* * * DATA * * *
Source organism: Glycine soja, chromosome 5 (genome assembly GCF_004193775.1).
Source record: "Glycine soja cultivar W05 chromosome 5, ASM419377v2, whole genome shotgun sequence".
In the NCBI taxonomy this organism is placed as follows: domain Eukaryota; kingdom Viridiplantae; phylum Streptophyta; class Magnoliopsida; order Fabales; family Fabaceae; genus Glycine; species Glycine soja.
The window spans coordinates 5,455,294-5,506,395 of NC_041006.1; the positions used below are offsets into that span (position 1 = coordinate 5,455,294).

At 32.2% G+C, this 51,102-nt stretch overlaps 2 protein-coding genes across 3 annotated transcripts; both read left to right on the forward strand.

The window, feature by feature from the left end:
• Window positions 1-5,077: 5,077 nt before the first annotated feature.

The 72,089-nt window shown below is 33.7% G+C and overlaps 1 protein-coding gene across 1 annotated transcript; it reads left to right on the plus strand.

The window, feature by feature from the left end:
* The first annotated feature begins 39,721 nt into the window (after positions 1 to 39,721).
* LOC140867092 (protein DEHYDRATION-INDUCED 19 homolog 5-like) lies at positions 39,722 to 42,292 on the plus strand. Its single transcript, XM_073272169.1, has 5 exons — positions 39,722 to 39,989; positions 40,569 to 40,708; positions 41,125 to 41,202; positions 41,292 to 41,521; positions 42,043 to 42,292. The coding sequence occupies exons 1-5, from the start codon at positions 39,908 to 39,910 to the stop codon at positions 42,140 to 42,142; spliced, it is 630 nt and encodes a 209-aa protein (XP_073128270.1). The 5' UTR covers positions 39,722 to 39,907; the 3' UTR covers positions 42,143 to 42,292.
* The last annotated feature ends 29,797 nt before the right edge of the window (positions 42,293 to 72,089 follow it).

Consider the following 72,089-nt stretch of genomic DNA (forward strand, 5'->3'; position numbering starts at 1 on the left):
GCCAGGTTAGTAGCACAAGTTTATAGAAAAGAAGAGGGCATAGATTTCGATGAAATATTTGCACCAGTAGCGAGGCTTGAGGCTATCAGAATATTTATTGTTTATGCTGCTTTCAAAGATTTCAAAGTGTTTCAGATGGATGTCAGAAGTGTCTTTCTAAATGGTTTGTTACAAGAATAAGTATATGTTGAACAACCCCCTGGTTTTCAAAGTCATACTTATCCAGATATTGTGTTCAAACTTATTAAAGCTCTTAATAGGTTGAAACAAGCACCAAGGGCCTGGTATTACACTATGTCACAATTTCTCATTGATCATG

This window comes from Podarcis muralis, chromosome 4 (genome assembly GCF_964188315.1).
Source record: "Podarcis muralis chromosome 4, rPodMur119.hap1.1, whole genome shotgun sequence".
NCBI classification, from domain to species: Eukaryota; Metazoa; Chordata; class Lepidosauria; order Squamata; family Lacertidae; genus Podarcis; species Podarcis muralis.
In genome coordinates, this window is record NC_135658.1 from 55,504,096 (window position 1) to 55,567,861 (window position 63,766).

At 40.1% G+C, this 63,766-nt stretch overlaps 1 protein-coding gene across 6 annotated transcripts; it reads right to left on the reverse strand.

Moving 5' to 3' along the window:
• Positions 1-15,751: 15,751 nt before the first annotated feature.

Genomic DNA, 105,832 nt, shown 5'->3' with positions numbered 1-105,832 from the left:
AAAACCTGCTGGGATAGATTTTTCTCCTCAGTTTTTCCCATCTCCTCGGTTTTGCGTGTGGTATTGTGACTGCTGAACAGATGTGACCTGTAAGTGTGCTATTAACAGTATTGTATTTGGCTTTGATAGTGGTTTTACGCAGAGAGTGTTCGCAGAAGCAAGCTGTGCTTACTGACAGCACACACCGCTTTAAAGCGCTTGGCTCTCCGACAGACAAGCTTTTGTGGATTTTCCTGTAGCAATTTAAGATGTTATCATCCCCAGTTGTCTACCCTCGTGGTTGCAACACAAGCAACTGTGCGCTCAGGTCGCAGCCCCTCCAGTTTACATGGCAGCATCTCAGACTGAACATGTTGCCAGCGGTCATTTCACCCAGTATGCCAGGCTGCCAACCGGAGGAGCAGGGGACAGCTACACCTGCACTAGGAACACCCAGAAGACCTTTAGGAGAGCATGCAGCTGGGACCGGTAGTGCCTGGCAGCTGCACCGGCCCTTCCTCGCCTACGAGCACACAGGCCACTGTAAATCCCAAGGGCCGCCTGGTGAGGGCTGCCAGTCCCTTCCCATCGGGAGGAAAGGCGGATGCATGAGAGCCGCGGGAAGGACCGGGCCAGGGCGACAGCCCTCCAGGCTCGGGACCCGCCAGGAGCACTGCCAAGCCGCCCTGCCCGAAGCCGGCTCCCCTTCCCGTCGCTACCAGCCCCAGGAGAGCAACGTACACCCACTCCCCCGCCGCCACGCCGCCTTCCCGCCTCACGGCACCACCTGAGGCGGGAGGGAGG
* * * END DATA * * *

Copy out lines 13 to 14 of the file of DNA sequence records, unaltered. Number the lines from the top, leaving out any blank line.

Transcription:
Consider the following 72,089-nt stretch of genomic DNA (forward strand, 5'->3'; position numbering starts at 1 on the left):
GCCAGGTTAGTAGCACAAGTTTATAGAAAAGAAGAGGGCATAGATTTCGATGAAATATTTGCACCAGTAGCGAGGCTTGAGGCTATCAGAATATTTATTGTTTATGCTGCTTTCAAAGATTTCAAAGTGTTTCAGATGGATGTCAGAAGTGTCTTTCTAAATGGTTTGTTACAAGAATAAGTATATGTTGAACAACCCCCTGGTTTTCAAAGTCATACTTATCCAGATATTGTGTTCAAACTTATTAAAGCTCTTAATAGGTTGAAACAAGCACCAAGGGCCTGGTATTACACTATGTCACAATTTCTCATTGATCATG